Warning Regarding IRS Fraud Emails and other Scams

Email Phishing Scams

Unfortunately, every year it seems we hear news of unsuspecting taxpayers who have been taken advantage of by someone posing as having a relationship with the IRS. We not only want to protect our customers from fraudulent scams such as this but all taxpayers. As such, here are a few of some of the more popular schemes which we are aware of fraudsters using to steal identities and swindle money:

Phishing Scams

Phishing, or the sending of fraudulent emails and communication which appears to be from someone it is not, is a popular strategy for criminals attempting to steal identities. Fraudulent emails seem to be getting more and more difficult to spot. So, we suggest operating by this rule, if you receive an email from anyone, claiming to be from the IRS or anywhere else, NEVER provide any personal information over email. First off, you risk the threat of this being some scam, second you risk the threat of the email being intercepted. If personal information is in fact required for anything, provide it to the person by looking up the contact information made public on the official government or company website (e.g. IRS.gov) and call them.

Be aware of the fact that the IRS and other financial government agencies do not use electronic communications to correspond with taxpayers. If you do receive a phishing email, be sure to report the email by forwarding the email to the IRS at phishing@irs.gov.

Fake Preparers

Electronically filing your own taxes is now much easier than it was in the past, thanks to software programs such as ours. If you feel more comfortable hiring an accountant to prepare and file your taxes, please beware that there have been instances of scam-artists setting up phony preparation offices in an effort to steal a taxpayer's identity or their refund. Legitimate preparers should have a Preparer's Tax ID number that you can verify with the IRS. If the preparer is not willing to provide this number and proof of a valid business license, consider going elsewhere.

Pretending to Be a Charity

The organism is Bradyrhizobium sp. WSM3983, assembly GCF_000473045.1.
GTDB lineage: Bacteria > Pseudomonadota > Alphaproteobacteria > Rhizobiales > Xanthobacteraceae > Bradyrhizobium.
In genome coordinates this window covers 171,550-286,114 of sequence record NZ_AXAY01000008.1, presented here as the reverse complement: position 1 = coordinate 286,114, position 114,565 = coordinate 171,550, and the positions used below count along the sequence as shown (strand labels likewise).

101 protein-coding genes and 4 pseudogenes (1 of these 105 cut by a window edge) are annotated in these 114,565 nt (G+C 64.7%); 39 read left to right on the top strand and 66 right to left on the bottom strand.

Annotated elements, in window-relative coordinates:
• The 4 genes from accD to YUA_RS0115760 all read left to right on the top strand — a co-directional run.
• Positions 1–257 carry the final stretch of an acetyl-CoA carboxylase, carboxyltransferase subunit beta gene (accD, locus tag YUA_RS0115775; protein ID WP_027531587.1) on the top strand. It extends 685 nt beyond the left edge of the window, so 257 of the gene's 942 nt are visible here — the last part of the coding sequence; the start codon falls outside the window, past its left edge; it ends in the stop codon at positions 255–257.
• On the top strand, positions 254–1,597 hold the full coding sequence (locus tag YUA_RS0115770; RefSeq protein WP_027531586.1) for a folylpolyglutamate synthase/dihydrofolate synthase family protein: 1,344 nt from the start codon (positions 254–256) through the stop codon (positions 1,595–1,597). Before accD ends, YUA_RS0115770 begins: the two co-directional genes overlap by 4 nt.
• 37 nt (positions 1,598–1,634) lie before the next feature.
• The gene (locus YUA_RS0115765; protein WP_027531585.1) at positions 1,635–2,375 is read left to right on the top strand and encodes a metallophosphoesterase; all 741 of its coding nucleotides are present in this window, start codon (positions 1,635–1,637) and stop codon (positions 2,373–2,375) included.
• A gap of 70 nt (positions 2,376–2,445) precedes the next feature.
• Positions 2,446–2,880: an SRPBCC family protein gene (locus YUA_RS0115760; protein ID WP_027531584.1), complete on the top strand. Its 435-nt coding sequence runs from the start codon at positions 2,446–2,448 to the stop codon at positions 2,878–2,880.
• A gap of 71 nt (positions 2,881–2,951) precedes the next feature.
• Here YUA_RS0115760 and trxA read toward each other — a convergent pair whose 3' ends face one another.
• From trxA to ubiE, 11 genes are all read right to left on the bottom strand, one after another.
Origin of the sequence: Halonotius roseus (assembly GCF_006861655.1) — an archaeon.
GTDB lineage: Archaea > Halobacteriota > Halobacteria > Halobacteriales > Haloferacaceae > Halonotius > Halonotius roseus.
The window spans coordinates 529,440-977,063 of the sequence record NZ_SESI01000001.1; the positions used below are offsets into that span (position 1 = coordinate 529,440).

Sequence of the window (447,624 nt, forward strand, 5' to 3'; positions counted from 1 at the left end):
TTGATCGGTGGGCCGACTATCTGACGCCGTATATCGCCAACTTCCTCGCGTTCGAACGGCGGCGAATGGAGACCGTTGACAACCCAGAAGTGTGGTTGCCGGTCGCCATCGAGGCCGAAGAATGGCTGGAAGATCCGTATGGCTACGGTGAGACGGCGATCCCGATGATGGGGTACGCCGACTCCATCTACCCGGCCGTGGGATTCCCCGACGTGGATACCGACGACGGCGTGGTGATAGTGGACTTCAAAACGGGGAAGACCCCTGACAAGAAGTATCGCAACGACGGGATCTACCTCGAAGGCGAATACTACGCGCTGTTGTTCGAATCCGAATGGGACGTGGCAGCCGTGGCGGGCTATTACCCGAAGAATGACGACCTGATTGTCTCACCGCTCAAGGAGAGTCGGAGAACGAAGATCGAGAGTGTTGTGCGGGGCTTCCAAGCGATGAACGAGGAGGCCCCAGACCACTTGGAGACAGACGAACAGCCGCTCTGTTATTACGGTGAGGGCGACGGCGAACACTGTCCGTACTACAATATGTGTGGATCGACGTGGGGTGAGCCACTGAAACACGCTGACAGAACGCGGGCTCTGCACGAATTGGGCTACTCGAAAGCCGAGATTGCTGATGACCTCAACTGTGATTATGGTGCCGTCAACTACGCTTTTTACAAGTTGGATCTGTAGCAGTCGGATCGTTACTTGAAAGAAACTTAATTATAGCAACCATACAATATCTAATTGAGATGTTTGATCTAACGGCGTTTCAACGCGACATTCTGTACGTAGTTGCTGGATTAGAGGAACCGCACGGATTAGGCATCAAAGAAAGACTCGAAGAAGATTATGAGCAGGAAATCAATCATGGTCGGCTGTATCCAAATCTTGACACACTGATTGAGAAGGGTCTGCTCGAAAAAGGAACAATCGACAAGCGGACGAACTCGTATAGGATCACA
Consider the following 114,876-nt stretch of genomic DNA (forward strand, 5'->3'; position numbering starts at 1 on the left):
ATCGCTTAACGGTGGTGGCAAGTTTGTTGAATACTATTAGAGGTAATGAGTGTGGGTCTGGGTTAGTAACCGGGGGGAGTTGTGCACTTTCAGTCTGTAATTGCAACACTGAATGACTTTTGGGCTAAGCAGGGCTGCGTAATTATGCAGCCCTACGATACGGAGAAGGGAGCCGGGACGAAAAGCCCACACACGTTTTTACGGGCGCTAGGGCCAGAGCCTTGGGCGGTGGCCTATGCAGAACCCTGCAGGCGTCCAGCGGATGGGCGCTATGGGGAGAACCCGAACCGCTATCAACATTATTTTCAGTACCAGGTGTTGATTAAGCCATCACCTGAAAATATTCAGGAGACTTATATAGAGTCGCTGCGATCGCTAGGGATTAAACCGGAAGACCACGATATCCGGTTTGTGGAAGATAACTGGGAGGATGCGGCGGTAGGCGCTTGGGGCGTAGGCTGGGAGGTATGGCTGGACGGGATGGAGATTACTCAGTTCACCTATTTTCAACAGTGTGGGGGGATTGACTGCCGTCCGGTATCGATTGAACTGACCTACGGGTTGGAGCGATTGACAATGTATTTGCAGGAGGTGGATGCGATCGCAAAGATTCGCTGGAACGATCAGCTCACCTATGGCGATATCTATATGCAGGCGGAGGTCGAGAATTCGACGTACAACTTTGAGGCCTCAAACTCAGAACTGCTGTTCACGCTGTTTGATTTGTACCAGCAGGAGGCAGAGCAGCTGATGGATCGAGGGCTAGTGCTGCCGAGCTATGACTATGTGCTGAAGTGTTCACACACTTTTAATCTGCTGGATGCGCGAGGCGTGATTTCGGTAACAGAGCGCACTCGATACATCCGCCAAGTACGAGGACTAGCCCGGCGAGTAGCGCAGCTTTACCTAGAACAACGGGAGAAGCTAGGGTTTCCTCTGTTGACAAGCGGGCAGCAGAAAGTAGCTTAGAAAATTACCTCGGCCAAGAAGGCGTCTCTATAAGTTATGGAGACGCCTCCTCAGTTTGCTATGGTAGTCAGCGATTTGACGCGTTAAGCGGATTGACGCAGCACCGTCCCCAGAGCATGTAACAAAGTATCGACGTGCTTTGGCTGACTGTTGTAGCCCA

For those that frequently donate to new charitable causes, please be aware that criminals have used this as a way of targeting those who believe in donating to the less fortunate. One popular scheme starts by the solicitation of donations either over the phone or email, often claiming, among other things, that they are a 501c3 or that donations are fully tax deductible. The name of the fake-charity in which they are soliciting for can sometimes even resemble a real charity. Whenever you are considering donating to a new cause and they have solicited you, please make sure to have them send you the information in writing, make sure that they in fact are a recognized charity by the IRS (you can search organizations with the EO check tool here) and finally check that the organization to which you are providing a check or credit card matches the information on the IRS website.

Stolen Identity

It has become all too common for criminals to steal an identity and use that information to obtain a filer's refund. If you ever become the victim of stolen identity or believe your identity has been compromised, be sure to contact the IRS Identity Protection Specialized Unit as soon as possible at 800-908-4490, and the agency will place a block on your tax account for your protection. The first step in protecting yourself is be informed about some of these popular schemes but you also must stay on your toes. Look out for the red flags, and do not fall for the schemes that so many victims have fallen for recently. The IRS is making an effort to reduce fraud, but you must do your part as well.

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